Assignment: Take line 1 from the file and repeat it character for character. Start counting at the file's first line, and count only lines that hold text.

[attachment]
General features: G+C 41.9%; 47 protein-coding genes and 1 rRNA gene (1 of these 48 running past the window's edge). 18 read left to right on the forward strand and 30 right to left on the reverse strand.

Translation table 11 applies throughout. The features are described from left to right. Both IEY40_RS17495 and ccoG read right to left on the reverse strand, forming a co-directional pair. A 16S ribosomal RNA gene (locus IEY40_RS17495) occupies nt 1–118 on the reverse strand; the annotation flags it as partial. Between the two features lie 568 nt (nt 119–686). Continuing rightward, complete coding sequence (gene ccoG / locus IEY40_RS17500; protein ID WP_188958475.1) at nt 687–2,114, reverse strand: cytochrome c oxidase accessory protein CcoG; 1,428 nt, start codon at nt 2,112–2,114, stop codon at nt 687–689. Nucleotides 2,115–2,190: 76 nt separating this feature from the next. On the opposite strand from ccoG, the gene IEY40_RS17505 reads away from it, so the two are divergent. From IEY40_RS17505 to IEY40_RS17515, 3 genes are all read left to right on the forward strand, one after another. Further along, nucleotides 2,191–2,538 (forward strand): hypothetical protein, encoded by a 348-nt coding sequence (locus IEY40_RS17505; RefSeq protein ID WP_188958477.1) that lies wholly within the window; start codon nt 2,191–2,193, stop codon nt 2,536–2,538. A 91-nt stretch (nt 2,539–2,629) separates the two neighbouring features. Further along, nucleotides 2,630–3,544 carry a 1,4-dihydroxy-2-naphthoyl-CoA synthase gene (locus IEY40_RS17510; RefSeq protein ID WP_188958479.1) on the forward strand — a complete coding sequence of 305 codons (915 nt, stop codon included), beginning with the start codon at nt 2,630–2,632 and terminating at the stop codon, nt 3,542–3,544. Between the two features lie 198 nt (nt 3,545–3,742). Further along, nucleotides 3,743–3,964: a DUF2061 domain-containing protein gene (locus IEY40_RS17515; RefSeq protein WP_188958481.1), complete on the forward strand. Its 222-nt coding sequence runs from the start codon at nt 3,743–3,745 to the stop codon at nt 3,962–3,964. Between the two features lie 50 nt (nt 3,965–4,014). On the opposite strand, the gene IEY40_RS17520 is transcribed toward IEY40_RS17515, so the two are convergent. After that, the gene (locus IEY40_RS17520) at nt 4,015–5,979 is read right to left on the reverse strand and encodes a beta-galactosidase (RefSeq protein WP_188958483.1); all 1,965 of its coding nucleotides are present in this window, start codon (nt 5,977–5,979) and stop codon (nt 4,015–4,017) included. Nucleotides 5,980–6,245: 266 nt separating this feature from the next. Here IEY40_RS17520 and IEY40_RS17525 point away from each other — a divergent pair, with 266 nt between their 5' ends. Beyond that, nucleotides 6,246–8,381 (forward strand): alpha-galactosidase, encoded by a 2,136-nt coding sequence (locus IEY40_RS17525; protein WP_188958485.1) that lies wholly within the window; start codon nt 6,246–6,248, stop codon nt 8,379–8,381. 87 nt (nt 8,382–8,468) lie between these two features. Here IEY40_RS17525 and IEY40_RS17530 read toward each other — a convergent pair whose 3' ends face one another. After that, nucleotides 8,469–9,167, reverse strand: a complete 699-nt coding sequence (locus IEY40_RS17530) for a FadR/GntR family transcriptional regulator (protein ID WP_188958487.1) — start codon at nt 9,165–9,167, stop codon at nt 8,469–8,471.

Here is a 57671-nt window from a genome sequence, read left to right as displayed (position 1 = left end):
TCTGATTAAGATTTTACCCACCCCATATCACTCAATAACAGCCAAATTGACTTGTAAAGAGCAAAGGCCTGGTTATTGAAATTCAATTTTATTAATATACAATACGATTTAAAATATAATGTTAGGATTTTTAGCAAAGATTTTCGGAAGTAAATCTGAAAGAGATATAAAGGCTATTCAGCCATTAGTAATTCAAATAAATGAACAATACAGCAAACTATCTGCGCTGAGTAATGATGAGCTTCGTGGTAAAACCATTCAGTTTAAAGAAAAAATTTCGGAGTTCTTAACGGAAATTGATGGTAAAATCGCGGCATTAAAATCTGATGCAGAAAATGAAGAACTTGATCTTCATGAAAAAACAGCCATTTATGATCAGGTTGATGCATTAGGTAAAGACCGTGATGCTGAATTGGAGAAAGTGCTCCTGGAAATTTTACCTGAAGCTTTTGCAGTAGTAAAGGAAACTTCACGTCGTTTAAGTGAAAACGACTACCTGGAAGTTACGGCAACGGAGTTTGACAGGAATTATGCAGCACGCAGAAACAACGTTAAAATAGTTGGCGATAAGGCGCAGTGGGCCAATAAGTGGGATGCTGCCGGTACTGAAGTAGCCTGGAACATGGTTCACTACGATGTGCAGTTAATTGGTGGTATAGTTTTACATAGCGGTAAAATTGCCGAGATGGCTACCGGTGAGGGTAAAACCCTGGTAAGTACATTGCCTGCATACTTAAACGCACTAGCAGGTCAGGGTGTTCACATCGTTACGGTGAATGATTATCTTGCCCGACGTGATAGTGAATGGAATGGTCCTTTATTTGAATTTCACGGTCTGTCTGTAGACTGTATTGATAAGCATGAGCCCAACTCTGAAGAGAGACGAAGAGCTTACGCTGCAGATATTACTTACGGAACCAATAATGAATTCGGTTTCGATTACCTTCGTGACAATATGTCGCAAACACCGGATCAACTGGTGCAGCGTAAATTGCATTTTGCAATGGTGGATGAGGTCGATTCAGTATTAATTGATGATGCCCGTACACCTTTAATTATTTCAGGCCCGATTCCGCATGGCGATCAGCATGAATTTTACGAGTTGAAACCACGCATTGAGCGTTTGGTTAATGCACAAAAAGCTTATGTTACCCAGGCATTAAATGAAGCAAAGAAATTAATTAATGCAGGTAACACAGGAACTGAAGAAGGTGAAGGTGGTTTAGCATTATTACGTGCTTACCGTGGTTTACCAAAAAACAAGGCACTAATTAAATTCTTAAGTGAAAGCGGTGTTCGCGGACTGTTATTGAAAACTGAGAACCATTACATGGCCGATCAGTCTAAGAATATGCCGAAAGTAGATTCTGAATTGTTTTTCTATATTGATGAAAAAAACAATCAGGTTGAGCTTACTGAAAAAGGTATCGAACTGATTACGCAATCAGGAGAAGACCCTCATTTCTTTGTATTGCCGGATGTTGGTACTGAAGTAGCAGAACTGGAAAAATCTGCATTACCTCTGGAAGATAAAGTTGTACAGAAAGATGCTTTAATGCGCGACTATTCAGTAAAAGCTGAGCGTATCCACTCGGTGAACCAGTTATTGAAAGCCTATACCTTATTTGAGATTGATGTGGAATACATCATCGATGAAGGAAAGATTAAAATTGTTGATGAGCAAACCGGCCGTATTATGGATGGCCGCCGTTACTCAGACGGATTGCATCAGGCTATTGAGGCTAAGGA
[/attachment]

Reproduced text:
General features: G+C 41.9%; 47 protein-coding genes and 1 rRNA gene (1 of these 48 running past the window's edge). 18 read left to right on the forward strand and 30 right to left on the reverse strand.